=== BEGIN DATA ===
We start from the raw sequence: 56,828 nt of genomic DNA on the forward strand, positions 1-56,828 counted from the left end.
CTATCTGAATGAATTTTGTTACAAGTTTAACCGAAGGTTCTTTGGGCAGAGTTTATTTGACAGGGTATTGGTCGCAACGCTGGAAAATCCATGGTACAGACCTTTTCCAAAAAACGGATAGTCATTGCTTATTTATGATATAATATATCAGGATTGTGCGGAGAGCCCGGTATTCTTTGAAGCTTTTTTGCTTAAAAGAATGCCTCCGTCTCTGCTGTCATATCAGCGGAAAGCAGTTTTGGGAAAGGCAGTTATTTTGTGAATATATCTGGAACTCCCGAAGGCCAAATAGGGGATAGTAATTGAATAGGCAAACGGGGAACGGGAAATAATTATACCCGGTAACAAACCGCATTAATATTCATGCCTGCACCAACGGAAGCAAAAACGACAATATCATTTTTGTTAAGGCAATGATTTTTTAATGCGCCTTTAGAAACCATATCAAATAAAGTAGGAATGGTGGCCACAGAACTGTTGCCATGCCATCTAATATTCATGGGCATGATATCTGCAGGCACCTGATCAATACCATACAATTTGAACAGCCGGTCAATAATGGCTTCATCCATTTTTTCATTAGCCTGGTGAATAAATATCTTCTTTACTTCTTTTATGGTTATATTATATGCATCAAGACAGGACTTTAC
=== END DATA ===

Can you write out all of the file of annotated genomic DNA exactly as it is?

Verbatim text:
We start from the raw sequence: 56,828 nt of genomic DNA on the forward strand, positions 1-56,828 counted from the left end.
CTATCTGAATGAATTTTGTTACAAGTTTAACCGAAGGTTCTTTGGGCAGAGTTTATTTGACAGGGTATTGGTCGCAACGCTGGAAAATCCATGGTACAGACCTTTTCCAAAAAACGGATAGTCATTGCTTATTTATGATATAATATATCAGGATTGTGCGGAGAGCCCGGTATTCTTTGAAGCTTTTTTGCTTAAAAGAATGCCTCCGTCTCTGCTGTCATATCAGCGGAAAGCAGTTTTGGGAAAGGCAGTTATTTTGTGAATATATCTGGAACTCCCGAAGGCCAAATAGGGGATAGTAATTGAATAGGCAAACGGGGAACGGGAAATAATTATACCCGGTAACAAACCGCATTAATATTCATGCCTGCACCAACGGAAGCAAAAACGACAATATCATTTTTGTTAAGGCAATGATTTTTTAATGCGCCTTTAGAAACCATATCAAATAAAGTAGGAATGGTGGCCACAGAACTGTTGCCATGCCATCTAATATTCATGGGCATGATATCTGCAGGCACCTGATCAATACCATACAATTTGAACAGCCGGTCAATAATGGCTTCATCCATTTTTTCATTAGCCTGGTGAATAAATATCTTCTTTACTTCTTTTATGGTTATATTATATGCATCAAGACAGGACTTTAC